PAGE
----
The U.S. Navy and U.S. Marine Corps are in the midst of one of the greatest sea changes in history as they transform from platform-centric into a network-centric fighting force. Several steps will enable this long-term change, beginning with IT-21 and leading to FORCEnet. Right now, the step that is in the spotlight is the Navy/Marine Corps Intranet, or NMCI. It is one of the largest information technology contracts ever let by the government and, as with all major programs, NMCI is generating new challenges as its reach expands throughout the Navy and the Marine Corps.
Perhaps the biggest challenge has been to the established hierarchy of the two services. I’m speaking of both technology and culture. Some Sailors and Marines are taking issue with the changes that NMCI is bringing to their information technology architectures as well as to their ways of doing business. Instead of highlighting challenges for NMCI, however, these complaints actually illustrate why NMCI is so effective—and so vital—for the future of the Navy and the Marine Corps.
It is my observation that the majority of complaints about NMCI are based on individuals’ concerns about losing applications with which they have become comfortable in their own organizations. Thousands of individually tailored networks that have been established over the years have put us in a comfort zone. This comfort zone worked well for the immediate users of each individual network, but it handicapped the Navy and Marine Corps in making progress toward a true network-centric community.
This observation does not come out of the blue. I have met with many people involved in the NMCI program. They include uniformed personnel from young petty officers to seasoned flag officers, as well as industry officials from the winning contractor to nonparticipating observers. Their diverse views offer a clearer perspective of the effect that NMCI has on the Navy and the Marine Corps right now—and that it will have in the future.
For years, the Department of the Navy made investments to establish various networks and databases to meet specific pressing needs. Many of these investments entailed evolving technologies and were visionary at the time they were made. Having these individual systems in place tailored to users’ needs accelerated the implementation of information technology and the development of network-centric warfare concepts. Now, however, these diverse networks and databases are an impediment to truly effective servicewide networking.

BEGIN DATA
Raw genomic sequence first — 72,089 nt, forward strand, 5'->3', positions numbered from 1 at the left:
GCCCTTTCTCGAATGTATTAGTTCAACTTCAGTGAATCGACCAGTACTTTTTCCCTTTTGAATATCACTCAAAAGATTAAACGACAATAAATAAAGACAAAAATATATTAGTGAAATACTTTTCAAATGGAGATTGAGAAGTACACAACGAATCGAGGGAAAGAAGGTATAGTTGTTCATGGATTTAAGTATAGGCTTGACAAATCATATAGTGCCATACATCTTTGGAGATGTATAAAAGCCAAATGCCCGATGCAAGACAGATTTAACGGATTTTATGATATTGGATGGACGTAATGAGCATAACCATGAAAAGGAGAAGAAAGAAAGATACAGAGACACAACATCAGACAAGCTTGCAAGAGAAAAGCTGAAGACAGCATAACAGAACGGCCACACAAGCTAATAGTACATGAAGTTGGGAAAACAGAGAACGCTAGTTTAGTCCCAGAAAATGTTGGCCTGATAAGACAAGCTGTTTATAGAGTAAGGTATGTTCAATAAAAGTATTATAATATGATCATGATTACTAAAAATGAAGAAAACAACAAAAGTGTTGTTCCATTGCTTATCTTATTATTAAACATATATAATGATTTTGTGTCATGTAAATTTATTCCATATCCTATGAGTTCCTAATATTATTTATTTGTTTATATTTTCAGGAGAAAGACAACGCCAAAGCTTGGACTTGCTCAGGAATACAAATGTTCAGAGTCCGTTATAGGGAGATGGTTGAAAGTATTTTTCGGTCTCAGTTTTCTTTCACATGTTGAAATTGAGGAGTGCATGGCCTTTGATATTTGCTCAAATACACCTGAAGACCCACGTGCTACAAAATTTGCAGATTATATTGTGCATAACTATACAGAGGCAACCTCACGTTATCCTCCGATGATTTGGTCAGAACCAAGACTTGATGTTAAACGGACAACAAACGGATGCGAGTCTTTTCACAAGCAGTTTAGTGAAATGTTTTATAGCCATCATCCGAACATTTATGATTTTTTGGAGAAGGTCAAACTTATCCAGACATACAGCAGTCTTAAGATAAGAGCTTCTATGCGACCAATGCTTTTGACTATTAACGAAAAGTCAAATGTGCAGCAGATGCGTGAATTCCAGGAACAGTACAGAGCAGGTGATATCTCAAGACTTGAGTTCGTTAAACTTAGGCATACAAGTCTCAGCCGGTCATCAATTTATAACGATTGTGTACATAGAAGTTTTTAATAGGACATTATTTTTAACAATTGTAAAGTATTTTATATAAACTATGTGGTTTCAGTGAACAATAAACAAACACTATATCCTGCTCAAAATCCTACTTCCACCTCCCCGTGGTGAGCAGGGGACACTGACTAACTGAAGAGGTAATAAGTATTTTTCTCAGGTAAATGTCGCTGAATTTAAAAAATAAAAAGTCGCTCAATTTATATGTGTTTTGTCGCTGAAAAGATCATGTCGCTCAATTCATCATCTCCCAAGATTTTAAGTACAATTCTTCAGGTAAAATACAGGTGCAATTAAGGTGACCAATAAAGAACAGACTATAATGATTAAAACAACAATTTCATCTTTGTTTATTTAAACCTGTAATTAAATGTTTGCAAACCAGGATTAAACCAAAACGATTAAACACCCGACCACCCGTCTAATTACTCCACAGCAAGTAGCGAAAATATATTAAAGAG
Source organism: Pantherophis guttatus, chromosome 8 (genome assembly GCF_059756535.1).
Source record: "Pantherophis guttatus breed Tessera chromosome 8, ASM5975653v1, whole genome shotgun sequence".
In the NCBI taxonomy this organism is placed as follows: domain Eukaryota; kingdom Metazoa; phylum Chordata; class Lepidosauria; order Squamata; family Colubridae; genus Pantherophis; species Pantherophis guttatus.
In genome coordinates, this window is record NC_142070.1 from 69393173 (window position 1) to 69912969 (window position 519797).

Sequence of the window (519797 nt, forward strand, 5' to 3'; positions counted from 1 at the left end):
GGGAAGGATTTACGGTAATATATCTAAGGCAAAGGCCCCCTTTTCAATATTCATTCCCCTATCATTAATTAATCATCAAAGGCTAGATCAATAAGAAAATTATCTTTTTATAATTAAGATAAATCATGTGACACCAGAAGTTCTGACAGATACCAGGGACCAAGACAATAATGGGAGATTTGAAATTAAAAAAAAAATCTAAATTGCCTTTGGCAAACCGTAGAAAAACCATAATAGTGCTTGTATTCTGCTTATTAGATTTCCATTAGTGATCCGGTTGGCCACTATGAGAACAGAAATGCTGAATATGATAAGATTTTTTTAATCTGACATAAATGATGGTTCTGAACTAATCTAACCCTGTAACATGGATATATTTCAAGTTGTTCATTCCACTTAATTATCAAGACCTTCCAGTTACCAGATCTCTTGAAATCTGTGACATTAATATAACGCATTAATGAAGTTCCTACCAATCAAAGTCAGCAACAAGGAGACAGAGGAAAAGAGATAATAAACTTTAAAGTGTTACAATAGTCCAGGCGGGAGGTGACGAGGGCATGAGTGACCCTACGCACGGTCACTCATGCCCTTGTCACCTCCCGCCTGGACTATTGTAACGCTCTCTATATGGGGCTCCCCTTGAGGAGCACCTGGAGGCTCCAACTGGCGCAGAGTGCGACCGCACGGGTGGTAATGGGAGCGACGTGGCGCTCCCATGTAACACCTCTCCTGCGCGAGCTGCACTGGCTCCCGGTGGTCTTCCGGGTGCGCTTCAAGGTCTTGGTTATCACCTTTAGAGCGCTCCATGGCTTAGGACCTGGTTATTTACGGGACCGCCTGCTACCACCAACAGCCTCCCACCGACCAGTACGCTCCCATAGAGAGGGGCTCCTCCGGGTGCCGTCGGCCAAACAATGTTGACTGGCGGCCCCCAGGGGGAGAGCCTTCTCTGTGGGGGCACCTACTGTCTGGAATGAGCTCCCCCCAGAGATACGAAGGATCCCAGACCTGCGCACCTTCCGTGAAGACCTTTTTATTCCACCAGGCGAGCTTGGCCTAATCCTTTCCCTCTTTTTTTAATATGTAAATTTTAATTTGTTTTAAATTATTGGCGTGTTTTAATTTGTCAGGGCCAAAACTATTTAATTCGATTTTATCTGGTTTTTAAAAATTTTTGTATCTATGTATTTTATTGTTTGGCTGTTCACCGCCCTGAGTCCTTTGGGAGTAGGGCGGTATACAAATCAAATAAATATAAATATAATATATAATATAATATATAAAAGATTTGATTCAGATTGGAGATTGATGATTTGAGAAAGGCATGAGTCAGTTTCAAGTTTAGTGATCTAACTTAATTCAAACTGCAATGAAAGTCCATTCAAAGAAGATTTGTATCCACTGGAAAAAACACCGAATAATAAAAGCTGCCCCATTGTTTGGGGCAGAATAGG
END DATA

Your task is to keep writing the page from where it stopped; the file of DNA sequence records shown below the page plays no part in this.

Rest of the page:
It is not an issue of sacrificing comfort for commonality. Just think for a moment about a philosophy that allows every information technology operator to have a system that suits his or her needs perfectly. The result would be hundreds of thousands of different stovepipes, each perfectly tailored to the individual—and only the individual. The service as a whole, however, would suffer immensely.
It is not unusual for experienced information technology operators to resist major changes. I remember very well when Adm. Archie Clemins first forced IT-21 on the Navy at sea. I was one of his commanders at the 3rd Fleet. I knew IT-21 was the right thing, but its implementation was painful. Events have shown that IT-21’s implementation was well worth the effort. Its “cure” had a significant positive impact on our ships. Today, our ability to fight and operate exists because we made a commitment to get out of the comfort zone and into the new world brought by IT-21.
Interestingly, many of the concerns about IT-21 emerged when we were working with it conceptually at the senior officer level. Yet, when junior officers and enlisted personnel began hands-on activities, IT-21 began to hum. The missing ingredient was to get our younger Sailors involved earlier in the program.
Individuals may mourn the loss of their comfort zones, but NMCI will make the Navy/Marine Corps team more effective than would maintaining today’s individual networks and databases. I believe the NMCI experience will be similar to the one we had with IT-21—a hard pill to swallow, but a cure that ultimately will improve our situation.
In fact, if you look at the overall concept of FORCEnet as the follow-on to IT-21 and NMCI, we will have the total picture that will make the network-centric force a reality. It represents a natural progression—IT-21 at sea, NMCI for the shore establishment and FORCEnet tying the entire picture together. There will be a few bumps along the road; we will get over them, and we will be very pleased with the results.
If there is any caution to be offered for NMCI and FORCEnet, it is, Don’t shortchange the training dollars. A lesson to be learned with all of our acquisition systems is to give our young Sailors and Marines the tools and the training, and they will make us all look like heroes.
Any change brings uncertainty and a small amount of angst. Yet, over the long term, most changes provide many more advantages than liabilities. NMCI was a good idea when it was formulated, and it is a good idea today. It is a major step toward transforming the way we will administer, operate and fight in the future. NMCI is not just change. NMCI is improvement.